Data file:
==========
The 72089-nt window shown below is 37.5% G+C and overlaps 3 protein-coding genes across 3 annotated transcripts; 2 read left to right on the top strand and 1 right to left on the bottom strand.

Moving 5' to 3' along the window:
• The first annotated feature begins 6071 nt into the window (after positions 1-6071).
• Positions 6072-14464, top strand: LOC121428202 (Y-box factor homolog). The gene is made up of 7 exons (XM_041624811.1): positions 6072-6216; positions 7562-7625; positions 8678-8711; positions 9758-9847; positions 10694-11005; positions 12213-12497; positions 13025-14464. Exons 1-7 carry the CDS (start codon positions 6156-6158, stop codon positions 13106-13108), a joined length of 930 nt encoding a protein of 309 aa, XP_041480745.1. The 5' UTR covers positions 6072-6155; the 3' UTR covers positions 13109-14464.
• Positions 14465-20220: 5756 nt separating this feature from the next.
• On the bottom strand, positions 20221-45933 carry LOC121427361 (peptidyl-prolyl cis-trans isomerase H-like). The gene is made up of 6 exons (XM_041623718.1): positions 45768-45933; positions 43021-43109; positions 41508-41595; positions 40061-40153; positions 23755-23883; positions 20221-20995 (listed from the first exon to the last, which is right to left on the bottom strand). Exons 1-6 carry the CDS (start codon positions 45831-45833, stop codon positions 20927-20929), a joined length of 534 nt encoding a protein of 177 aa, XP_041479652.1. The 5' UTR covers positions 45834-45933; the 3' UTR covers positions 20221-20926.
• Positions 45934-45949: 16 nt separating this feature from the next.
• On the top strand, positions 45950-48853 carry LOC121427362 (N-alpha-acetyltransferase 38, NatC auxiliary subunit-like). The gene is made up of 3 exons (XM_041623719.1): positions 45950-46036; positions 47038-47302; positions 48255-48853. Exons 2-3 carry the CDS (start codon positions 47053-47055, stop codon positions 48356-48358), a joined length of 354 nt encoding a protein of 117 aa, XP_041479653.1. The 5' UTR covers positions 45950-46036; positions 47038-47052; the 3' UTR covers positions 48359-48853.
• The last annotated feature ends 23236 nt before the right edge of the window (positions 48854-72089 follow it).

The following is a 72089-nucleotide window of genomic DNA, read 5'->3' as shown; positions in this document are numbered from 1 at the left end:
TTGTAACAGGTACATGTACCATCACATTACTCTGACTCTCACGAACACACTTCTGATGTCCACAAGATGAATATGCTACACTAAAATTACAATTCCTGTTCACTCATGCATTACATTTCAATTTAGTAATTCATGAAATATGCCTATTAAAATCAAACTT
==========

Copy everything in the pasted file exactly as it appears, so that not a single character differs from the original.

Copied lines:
The 72089-nt window shown below is 37.5% G+C and overlaps 3 protein-coding genes across 3 annotated transcripts; 2 read left to right on the top strand and 1 right to left on the bottom strand.

Moving 5' to 3' along the window:
• The first annotated feature begins 6071 nt into the window (after positions 1-6071).
• Positions 6072-14464, top strand: LOC121428202 (Y-box factor homolog). The gene is made up of 7 exons (XM_041624811.1): positions 6072-6216; positions 7562-7625; positions 8678-8711; positions 9758-9847; positions 10694-11005; positions 12213-12497; positions 13025-14464. Exons 1-7 carry the CDS (start codon positions 6156-6158, stop codon positions 13106-13108), a joined length of 930 nt encoding a protein of 309 aa, XP_041480745.1. The 5' UTR covers positions 6072-6155; the 3' UTR covers positions 13109-14464.
• Positions 14465-20220: 5756 nt separating this feature from the next.
• On the bottom strand, positions 20221-45933 carry LOC121427361 (peptidyl-prolyl cis-trans isomerase H-like). The gene is made up of 6 exons (XM_041623718.1): positions 45768-45933; positions 43021-43109; positions 41508-41595; positions 40061-40153; positions 23755-23883; positions 20221-20995 (listed from the first exon to the last, which is right to left on the bottom strand). Exons 1-6 carry the CDS (start codon positions 45831-45833, stop codon positions 20927-20929), a joined length of 534 nt encoding a protein of 177 aa, XP_041479652.1. The 5' UTR covers positions 45834-45933; the 3' UTR covers positions 20221-20926.
• Positions 45934-45949: 16 nt separating this feature from the next.
• On the top strand, positions 45950-48853 carry LOC121427362 (N-alpha-acetyltransferase 38, NatC auxiliary subunit-like). The gene is made up of 3 exons (XM_041623719.1): positions 45950-46036; positions 47038-47302; positions 48255-48853. Exons 2-3 carry the CDS (start codon positions 47053-47055, stop codon positions 48356-48358), a joined length of 354 nt encoding a protein of 117 aa, XP_041479653.1. The 5' UTR covers positions 45950-46036; positions 47038-47052; the 3' UTR covers positions 48359-48853.
• The last annotated feature ends 23236 nt before the right edge of the window (positions 48854-72089 follow it).

The following is a 72089-nucleotide window of genomic DNA, read 5'->3' as shown; positions in this document are numbered from 1 at the left end:
TTGTAACAGGTACATGTACCATCACATTACTCTGACTCTCACGAACACACTTCTGATGTCCACAAGATGAATATGCTACACTAAAATTACAATTCCTGTTCACTCATGCATTACATTTCAATTTAGTAATTCATGAAATATGCCTATTAAAATCAAACTT